South Africa to move on with Constitution’s help

South Africa to move on with Constitution’s help

South Africa to move on with Constitution’s help

Wind blows the tarp off of the raised fist of a nine-foot statue of former South African President Nelson Mandela, waiting to be unveiled outside South Africa’s newly renovated embassy in Washington. Cape Town Mayor Patricia de Lille says the country ‘misses Mandela very dearly.’ Reuters photo

Cape Town Mayor Patricia de Lille recalls that her country comes from a very divided and sad past and is already mourning for Nelson Mandela’s eventual farewell, who she says has a “glue-like” effect for the unity of the country. She maintains, however, that her country’s Constitution has the capability of both healing the past’s wounds as well as resolving the potential crises in the future.

“We miss Mandela very dearly because the entire country has got the sense of unity within the country thanks to him,” De Ville said, as she elaborated on great gestures of goodwill by Mandela particularly after being elected as the president in 1994, that have set examples for the majority of the population, that is to say for non-white people.

“What happens after he goes? For me, even to talk and think about the day when Madiba is not here is very difficult,” she said, referring to Mandela by the traditional clan name by which he is affectionately known.

Yet, she went on to say: “Because we have such a good Constitution, we have to tend to make that Constitution a living document, because that is what we have inherited from Mandela. It is one of the best constitutions in the world and it is to get those active citizens that can go out and claim those rights.”

De Ville’s remarks were delivered last week to a group of journalists from Turkey who visited her country at a time when their country was the source of a considerable amount of concerns over whether the current polarization in the country might eventually lead up to a new big wave of instability as well as concerns over the cascade effect of an eventual failure in the ongoing peace process aimed at ending the three-decade long conflict between Turkey’s security forces and the outlawed Kurdistan Workers’ Party (PKK) in order to hopefully pave the way for resolution of the century-old Kurdish issue.

Those remarks inevitably bring to mind the fate of the ongoing Constitution-making process in Turkey which has been stalled as the four political parties represented in the Parliament have not yet been able to reach a consensus even on articles covering fundamental rights and freedoms.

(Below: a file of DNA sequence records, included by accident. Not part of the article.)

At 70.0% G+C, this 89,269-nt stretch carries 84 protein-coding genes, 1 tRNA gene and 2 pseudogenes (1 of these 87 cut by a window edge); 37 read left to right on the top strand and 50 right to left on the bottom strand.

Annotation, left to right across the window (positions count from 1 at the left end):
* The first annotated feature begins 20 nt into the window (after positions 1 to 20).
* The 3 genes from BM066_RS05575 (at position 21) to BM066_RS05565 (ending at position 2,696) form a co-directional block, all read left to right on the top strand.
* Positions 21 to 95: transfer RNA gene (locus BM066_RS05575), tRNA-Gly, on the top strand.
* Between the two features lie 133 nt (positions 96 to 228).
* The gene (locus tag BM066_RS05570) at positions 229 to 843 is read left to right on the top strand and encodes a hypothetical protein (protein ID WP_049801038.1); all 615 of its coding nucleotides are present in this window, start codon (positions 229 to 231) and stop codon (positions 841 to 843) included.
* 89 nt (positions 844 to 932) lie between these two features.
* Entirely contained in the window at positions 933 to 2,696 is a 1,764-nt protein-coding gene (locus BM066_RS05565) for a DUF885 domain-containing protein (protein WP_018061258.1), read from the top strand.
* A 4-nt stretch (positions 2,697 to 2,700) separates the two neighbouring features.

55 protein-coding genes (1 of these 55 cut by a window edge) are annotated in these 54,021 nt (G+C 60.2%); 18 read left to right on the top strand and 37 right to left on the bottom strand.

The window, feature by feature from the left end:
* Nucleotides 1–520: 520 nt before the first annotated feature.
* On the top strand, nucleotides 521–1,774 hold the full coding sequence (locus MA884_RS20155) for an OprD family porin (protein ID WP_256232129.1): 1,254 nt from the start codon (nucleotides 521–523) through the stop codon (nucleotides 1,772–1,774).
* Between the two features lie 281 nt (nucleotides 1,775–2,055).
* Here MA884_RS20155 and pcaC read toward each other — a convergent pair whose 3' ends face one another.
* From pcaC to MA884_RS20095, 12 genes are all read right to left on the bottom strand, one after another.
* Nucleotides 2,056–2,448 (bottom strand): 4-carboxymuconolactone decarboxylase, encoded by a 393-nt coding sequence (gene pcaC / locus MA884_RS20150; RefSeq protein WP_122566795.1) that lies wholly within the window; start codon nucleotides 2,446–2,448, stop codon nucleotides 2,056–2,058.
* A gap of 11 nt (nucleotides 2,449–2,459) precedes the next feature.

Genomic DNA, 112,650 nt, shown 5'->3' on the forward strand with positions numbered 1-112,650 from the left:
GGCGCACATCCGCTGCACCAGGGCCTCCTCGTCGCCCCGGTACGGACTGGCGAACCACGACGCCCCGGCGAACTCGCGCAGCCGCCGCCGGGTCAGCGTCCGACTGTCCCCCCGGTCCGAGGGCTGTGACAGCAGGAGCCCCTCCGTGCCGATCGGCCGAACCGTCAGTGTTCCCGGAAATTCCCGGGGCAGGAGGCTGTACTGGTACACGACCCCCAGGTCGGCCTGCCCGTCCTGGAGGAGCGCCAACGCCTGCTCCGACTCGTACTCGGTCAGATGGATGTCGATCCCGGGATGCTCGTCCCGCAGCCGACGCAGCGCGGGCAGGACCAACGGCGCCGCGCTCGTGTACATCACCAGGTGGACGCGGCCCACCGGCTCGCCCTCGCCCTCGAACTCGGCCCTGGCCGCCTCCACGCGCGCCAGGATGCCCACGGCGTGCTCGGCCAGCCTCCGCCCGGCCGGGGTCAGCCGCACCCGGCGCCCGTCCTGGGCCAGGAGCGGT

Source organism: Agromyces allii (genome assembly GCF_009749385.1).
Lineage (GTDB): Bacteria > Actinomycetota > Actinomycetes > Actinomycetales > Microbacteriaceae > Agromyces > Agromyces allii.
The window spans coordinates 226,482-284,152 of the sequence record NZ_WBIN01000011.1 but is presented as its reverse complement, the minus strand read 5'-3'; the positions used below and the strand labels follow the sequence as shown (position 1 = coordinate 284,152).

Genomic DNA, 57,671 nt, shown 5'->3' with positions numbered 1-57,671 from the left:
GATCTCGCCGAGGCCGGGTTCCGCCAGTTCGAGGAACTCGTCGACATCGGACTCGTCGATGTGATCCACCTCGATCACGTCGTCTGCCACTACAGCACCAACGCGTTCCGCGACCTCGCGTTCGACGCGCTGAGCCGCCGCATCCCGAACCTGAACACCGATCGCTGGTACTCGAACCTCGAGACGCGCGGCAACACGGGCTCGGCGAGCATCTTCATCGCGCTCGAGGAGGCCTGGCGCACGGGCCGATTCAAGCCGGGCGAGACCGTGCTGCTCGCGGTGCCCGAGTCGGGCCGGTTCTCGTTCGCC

Project, not intervention 

Mandela lived by example, according to de Lille, who was at the time described by Mandela as “a strong, principled woman” and his “favorite opposition politician.”

De Lille recalled remarkable moments of Mandela as a reconciler when he had tea with the widow of apartheid architect Hendrik Verwoerd and when he donned the Springboks rugby jersey to congratulate the mainly white team’s victory in the 1995 Rugby World Cup.

“All of us, as grassroots people, we never used to support our rugby team, we supported all the visiting teams that come and play here. And when he went to the stadium, 95 percent of the audience was white people,” she explains in a bid to better elaborate on the boldness of his actions.
“Reconciliation cannot be invented. It is a process and so we are still in that process of reconciling,” de Lille said.

As a matter of fact, she was speaking of a concept which has been commonly used in Turkey to the level of exhaustion of the very same concept. he majority of politicians in Turkey interpret “reconciliation” as a derivative of a problematic understanding of “tolerance,” in which the party which “tolerates” is “the predominant,” thus the ruler of the so-called reconciliation.

“The point is that when we want to reconcile in this country; just who is to reconcile and with whom and why? We tend to shy away from saying who must reconcile and why. And so you got a number of white people with serious guilt feelings, lots of them in denial and lots of them saying that they did not know apartheid existed,” de Lille also said, bringing to mind scenes in Turkey which may easily be associated with what she described of her country’s situation vis-à-vis the issue of reconciliation.